Le braci, a one-act opera, deals with youthful friendship and idealism disillusioned by the passing of time and the fall of ideals. Tutino himself wrote the libretto after the 1942 novel by the Hungarian writer Sàndor Màrai, A gyertyák csonkig égnek, which means “Candles burn until the end”.
In Márai’s novel, two former friends – Henrik and Konrad – meet again in 1940, 41 years after their relationship had ended in a dramatic way. During a hunt in 1899, Henrik had the feeling that his friend for a moment took aim at him with his rifle, because he supposedly had an affair with his friend’s wife, Kristina; Henrik’s suspicion was strengthened when the following day Konrad vanished without leaving any trace. Henrik did not question his wife; they parted and never talked to each other again, until she died from a serious illness. He has been waiting for decades to ask Konrad whether he and Kristina had an affair and whether Konrad had meant to shoot him.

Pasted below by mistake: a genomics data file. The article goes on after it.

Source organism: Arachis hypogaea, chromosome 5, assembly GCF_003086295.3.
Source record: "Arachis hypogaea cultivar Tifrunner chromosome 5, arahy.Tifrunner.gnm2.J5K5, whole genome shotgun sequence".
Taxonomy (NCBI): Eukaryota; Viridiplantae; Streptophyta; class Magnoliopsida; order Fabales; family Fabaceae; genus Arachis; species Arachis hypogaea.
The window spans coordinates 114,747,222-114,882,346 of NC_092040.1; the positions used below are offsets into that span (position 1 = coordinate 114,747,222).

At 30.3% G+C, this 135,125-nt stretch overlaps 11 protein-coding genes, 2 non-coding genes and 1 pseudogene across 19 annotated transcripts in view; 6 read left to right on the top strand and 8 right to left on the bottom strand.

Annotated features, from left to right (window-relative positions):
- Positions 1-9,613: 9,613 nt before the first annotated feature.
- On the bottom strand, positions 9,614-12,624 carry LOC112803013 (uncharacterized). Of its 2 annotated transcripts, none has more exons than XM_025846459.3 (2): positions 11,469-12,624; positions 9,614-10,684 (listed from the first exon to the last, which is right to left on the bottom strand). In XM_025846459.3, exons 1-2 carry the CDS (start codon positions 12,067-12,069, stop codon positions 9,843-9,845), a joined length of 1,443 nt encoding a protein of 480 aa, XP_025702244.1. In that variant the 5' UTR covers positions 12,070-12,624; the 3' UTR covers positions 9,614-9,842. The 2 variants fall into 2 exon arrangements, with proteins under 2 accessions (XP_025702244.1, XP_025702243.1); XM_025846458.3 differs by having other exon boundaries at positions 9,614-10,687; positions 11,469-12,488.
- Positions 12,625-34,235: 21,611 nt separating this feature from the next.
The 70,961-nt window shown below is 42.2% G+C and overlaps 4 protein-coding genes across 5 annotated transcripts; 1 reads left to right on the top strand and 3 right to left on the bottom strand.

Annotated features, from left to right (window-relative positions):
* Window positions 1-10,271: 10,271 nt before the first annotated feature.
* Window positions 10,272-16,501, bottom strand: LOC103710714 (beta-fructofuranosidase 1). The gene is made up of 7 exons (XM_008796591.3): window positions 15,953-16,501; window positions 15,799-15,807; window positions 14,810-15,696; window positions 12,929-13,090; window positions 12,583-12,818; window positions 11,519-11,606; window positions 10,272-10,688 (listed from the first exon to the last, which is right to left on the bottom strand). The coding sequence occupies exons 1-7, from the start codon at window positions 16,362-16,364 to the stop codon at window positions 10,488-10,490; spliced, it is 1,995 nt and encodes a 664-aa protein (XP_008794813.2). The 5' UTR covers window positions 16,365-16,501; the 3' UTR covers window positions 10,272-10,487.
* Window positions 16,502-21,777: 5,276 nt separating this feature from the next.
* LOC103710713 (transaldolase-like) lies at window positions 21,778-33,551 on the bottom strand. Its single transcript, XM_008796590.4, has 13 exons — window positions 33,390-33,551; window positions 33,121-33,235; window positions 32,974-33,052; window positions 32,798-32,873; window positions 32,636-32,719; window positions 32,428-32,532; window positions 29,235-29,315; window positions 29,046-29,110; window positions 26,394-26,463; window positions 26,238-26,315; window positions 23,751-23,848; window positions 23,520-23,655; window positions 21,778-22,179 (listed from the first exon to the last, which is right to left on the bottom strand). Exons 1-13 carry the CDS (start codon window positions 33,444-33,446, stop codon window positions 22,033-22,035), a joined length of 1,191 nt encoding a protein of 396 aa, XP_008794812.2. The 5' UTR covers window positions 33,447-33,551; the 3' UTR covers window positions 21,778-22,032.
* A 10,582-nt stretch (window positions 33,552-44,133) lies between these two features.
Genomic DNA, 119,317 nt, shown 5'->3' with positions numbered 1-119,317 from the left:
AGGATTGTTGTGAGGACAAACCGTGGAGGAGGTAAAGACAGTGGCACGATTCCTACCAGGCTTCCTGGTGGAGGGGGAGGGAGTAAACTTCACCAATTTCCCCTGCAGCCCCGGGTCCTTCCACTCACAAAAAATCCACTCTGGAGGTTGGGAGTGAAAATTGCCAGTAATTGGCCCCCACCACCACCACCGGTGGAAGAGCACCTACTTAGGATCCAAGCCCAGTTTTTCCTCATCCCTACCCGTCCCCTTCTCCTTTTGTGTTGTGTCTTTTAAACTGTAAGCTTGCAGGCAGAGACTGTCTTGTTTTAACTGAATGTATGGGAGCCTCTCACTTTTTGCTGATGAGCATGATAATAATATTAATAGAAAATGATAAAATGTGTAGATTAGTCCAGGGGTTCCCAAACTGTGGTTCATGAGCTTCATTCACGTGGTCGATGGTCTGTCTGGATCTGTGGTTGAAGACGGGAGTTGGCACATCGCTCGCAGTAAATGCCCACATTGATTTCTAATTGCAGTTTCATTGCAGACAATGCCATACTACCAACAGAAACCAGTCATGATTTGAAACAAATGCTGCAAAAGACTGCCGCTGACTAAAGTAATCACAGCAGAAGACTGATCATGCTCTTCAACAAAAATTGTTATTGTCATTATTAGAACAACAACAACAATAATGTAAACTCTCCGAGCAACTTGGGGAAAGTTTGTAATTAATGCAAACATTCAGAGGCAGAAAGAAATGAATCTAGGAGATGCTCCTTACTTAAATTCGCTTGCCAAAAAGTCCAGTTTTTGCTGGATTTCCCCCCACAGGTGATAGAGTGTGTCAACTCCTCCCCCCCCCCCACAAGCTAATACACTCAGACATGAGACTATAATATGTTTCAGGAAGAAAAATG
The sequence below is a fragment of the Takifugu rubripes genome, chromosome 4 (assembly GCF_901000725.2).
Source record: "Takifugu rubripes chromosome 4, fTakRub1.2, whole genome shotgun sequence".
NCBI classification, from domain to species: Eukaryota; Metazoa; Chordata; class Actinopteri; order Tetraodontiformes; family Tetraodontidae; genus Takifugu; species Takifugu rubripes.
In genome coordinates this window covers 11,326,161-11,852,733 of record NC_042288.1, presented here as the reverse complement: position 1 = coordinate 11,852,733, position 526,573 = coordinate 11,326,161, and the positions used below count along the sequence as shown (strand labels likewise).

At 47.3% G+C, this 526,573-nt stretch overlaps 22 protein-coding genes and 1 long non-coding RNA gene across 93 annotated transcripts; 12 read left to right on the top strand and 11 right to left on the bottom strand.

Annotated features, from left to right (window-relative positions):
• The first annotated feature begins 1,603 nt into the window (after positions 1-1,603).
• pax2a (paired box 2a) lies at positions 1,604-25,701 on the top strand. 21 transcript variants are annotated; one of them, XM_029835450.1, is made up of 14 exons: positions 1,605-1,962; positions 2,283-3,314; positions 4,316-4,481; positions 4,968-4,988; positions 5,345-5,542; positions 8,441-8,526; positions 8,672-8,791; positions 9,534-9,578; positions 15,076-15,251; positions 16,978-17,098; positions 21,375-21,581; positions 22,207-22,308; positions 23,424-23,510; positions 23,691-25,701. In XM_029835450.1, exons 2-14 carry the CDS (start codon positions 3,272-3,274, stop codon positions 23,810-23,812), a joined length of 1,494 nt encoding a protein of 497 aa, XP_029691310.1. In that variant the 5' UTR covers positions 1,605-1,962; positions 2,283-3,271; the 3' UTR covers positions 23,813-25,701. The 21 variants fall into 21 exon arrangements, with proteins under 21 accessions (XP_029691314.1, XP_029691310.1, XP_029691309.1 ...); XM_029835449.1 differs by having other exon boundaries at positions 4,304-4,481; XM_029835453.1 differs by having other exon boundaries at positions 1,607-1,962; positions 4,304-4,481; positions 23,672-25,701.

The conversation between the two old men reveals that they spent their youth as officers in the fin-de-siècle Vienna. Beyond their private stories, we can see the disintegration of the Austro-Hungarian Empire and of a world order; the loss of traditional moral values is the ground where the betrayal of their friendship rooted.
From the first notes and through the entire work, Tutino’s score, with its disturbed harmonies, the tormented melodic lines of the singers, convey the restless turmoil of upsetting thoughts and melancholy, while underlining the different moments the characters live on stage; hence, waltzes and fast tempos accompanying the flashbacks alternate with more moderate and rarefied tones.